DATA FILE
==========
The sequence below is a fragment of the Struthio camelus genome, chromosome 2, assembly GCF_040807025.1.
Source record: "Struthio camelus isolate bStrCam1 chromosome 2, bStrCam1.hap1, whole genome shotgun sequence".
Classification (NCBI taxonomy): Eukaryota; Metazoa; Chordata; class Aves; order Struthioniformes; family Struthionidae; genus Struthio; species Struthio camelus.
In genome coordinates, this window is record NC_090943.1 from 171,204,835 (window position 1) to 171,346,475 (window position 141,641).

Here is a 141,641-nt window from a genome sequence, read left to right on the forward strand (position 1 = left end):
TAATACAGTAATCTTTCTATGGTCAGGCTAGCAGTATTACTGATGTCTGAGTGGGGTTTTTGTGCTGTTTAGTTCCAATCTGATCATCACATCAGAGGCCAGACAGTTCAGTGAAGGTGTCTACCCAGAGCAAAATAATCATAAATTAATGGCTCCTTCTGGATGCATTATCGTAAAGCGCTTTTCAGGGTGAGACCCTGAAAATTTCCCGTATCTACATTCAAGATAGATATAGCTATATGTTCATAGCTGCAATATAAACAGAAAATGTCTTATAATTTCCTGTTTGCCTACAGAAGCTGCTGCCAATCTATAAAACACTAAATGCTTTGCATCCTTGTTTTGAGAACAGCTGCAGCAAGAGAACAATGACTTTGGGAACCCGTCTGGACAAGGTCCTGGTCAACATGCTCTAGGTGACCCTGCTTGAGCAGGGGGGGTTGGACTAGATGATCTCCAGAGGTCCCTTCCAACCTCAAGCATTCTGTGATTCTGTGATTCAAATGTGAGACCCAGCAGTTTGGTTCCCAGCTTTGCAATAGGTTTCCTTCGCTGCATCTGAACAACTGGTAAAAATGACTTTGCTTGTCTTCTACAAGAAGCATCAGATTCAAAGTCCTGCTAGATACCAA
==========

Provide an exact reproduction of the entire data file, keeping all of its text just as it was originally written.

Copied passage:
The sequence below is a fragment of the Struthio camelus genome, chromosome 2, assembly GCF_040807025.1.
Source record: "Struthio camelus isolate bStrCam1 chromosome 2, bStrCam1.hap1, whole genome shotgun sequence".
Classification (NCBI taxonomy): Eukaryota; Metazoa; Chordata; class Aves; order Struthioniformes; family Struthionidae; genus Struthio; species Struthio camelus.
In genome coordinates, this window is record NC_090943.1 from 171,204,835 (window position 1) to 171,346,475 (window position 141,641).

Here is a 141,641-nt window from a genome sequence, read left to right on the forward strand (position 1 = left end):
TAATACAGTAATCTTTCTATGGTCAGGCTAGCAGTATTACTGATGTCTGAGTGGGGTTTTTGTGCTGTTTAGTTCCAATCTGATCATCACATCAGAGGCCAGACAGTTCAGTGAAGGTGTCTACCCAGAGCAAAATAATCATAAATTAATGGCTCCTTCTGGATGCATTATCGTAAAGCGCTTTTCAGGGTGAGACCCTGAAAATTTCCCGTATCTACATTCAAGATAGATATAGCTATATGTTCATAGCTGCAATATAAACAGAAAATGTCTTATAATTTCCTGTTTGCCTACAGAAGCTGCTGCCAATCTATAAAACACTAAATGCTTTGCATCCTTGTTTTGAGAACAGCTGCAGCAAGAGAACAATGACTTTGGGAACCCGTCTGGACAAGGTCCTGGTCAACATGCTCTAGGTGACCCTGCTTGAGCAGGGGGGGTTGGACTAGATGATCTCCAGAGGTCCCTTCCAACCTCAAGCATTCTGTGATTCTGTGATTCAAATGTGAGACCCAGCAGTTTGGTTCCCAGCTTTGCAATAGGTTTCCTTCGCTGCATCTGAACAACTGGTAAAAATGACTTTGCTTGTCTTCTACAAGAAGCATCAGATTCAAAGTCCTGCTAGATACCAA